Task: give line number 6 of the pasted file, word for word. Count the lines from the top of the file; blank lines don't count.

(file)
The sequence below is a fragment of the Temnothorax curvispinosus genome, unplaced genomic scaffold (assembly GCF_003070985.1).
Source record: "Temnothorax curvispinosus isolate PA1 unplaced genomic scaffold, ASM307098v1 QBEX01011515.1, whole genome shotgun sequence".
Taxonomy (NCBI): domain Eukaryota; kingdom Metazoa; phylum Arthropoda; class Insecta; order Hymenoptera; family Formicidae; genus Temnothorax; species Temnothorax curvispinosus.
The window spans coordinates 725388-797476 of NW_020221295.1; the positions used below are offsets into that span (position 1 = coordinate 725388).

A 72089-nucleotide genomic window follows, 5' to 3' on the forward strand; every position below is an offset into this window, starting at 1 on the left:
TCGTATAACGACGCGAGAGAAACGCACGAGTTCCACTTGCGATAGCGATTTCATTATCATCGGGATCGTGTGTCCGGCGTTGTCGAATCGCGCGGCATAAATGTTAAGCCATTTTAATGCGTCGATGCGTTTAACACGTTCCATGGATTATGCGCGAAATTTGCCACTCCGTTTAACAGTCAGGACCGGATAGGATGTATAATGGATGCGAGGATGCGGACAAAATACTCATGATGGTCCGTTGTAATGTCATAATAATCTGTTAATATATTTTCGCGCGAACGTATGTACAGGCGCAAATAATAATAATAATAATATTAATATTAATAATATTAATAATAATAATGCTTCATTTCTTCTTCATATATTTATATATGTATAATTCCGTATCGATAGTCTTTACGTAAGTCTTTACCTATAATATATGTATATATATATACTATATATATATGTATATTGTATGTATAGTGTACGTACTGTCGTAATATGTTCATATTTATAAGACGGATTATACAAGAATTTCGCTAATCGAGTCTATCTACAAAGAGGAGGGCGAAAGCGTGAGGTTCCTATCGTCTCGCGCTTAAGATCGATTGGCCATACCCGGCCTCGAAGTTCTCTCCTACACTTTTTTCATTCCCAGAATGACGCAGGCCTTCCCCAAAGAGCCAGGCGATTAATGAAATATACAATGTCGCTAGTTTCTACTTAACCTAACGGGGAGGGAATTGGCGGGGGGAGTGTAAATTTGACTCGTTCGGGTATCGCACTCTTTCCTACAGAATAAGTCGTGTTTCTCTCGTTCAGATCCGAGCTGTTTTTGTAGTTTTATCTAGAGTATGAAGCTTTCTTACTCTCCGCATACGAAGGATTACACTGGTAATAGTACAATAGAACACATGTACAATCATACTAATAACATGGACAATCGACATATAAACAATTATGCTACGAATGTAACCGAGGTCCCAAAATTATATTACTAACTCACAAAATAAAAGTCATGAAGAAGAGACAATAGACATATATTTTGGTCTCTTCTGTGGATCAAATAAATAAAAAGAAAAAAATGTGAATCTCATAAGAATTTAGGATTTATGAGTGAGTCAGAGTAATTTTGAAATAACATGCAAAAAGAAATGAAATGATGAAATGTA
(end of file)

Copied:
TCGTATAACGACGCGAGAGAAACGCACGAGTTCCACTTGCGATAGCGATTTCATTATCATCGGGATCGTGTGTCCGGCGTTGTCGAATCGCGCGGCATAAATGTTAAGCCATTTTAATGCGTCGATGCGTTTAACACGTTCCATGGATTATGCGCGAAATTTGCCACTCCGTTTAACAGTCAGGACCGGATAGGATGTATAATGGATGCGAGGATGCGGACAAAATACTCATGATGGTCCGTTGTAATGTCATAATAATCTGTTAATATATTTTCGCGCGAACGTATGTACAGGCGCAAATAATAATAATAATAATATTAATATTAATAATATTAATAATAATAATGCTTCATTTCTTCTTCATATATTTATATATGTATAATTCCGTATCGATAGTCTTTACGTAAGTCTTTACCTATAATATATGTATATATATATACTATATATATATGTATATTGTATGTATAGTGTACGTACTGTCGTAATATGTTCATATTTATAAGACGGATTATACAAGAATTTCGCTAATCGAGTCTATCTACAAAGAGGAGGGCGAAAGCGTGAGGTTCCTATCGTCTCGCGCTTAAGATCGATTGGCCATACCCGGCCTCGAAGTTCTCTCCTACACTTTTTTCATTCCCAGAATGACGCAGGCCTTCCCCAAAGAGCCAGGCGATTAATGAAATATACAATGTCGCTAGTTTCTACTTAACCTAACGGGGAGGGAATTGGCGGGGGGAGTGTAAATTTGACTCGTTCGGGTATCGCACTCTTTCCTACAGAATAAGTCGTGTTTCTCTCGTTCAGATCCGAGCTGTTTTTGTAGTTTTATCTAGAGTATGAAGCTTTCTTACTCTCCGCATACGAAGGATTACACTGGTAATAGTACAATAGAACACATGTACAATCATACTAATAACATGGACAATCGACATATAAACAATTATGCTACGAATGTAACCGAGGTCCCAAAATTATATTACTAACTCACAAAATAAAAGTCATGAAGAAGAGACAATAGACATATATTTTGGTCTCTTCTGTGGATCAAATAAATAAAAAGAAAAAAATGTGAATCTCATAAGAATTTAGGATTTATGAGTGAGTCAGAGTAATTTTGAAATAACATGCAAAAAGAAATGAAATGATGAAATGTA